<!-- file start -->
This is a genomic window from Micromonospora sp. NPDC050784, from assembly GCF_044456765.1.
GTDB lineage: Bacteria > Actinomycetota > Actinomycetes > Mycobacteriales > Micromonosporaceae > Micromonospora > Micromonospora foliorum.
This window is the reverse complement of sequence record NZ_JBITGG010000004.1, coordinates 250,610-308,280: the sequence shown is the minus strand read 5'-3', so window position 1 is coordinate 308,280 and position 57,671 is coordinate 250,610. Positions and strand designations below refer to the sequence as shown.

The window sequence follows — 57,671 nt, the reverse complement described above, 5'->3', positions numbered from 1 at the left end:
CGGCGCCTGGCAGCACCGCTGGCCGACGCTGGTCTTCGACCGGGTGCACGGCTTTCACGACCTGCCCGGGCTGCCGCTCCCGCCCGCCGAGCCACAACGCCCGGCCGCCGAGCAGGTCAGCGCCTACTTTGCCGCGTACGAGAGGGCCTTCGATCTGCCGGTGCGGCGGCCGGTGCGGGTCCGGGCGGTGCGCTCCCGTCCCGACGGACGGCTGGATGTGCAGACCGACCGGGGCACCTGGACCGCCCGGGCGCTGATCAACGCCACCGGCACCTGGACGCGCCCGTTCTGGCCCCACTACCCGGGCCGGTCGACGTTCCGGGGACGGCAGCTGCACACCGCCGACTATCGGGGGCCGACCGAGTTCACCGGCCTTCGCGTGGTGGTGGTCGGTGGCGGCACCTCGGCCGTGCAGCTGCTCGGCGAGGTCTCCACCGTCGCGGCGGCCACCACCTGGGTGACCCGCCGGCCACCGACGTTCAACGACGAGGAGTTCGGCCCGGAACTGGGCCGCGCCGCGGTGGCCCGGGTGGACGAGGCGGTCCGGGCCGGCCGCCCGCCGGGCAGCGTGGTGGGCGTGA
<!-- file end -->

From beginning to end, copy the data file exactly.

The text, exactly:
This is a genomic window from Micromonospora sp. NPDC050784, from assembly GCF_044456765.1.
GTDB lineage: Bacteria > Actinomycetota > Actinomycetes > Mycobacteriales > Micromonosporaceae > Micromonospora > Micromonospora foliorum.
This window is the reverse complement of sequence record NZ_JBITGG010000004.1, coordinates 250,610-308,280: the sequence shown is the minus strand read 5'-3', so window position 1 is coordinate 308,280 and position 57,671 is coordinate 250,610. Positions and strand designations below refer to the sequence as shown.

The window sequence follows — 57,671 nt, the reverse complement described above, 5'->3', positions numbered from 1 at the left end:
CGGCGCCTGGCAGCACCGCTGGCCGACGCTGGTCTTCGACCGGGTGCACGGCTTTCACGACCTGCCCGGGCTGCCGCTCCCGCCCGCCGAGCCACAACGCCCGGCCGCCGAGCAGGTCAGCGCCTACTTTGCCGCGTACGAGAGGGCCTTCGATCTGCCGGTGCGGCGGCCGGTGCGGGTCCGGGCGGTGCGCTCCCGTCCCGACGGACGGCTGGATGTGCAGACCGACCGGGGCACCTGGACCGCCCGGGCGCTGATCAACGCCACCGGCACCTGGACGCGCCCGTTCTGGCCCCACTACCCGGGCCGGTCGACGTTCCGGGGACGGCAGCTGCACACCGCCGACTATCGGGGGCCGACCGAGTTCACCGGCCTTCGCGTGGTGGTGGTCGGTGGCGGCACCTCGGCCGTGCAGCTGCTCGGCGAGGTCTCCACCGTCGCGGCGGCCACCACCTGGGTGACCCGCCGGCCACCGACGTTCAACGACGAGGAGTTCGGCCCGGAACTGGGCCGCGCCGCGGTGGCCCGGGTGGACGAGGCGGTCCGGGCCGGCCGCCCGCCGGGCAGCGTGGTGGGCGTGA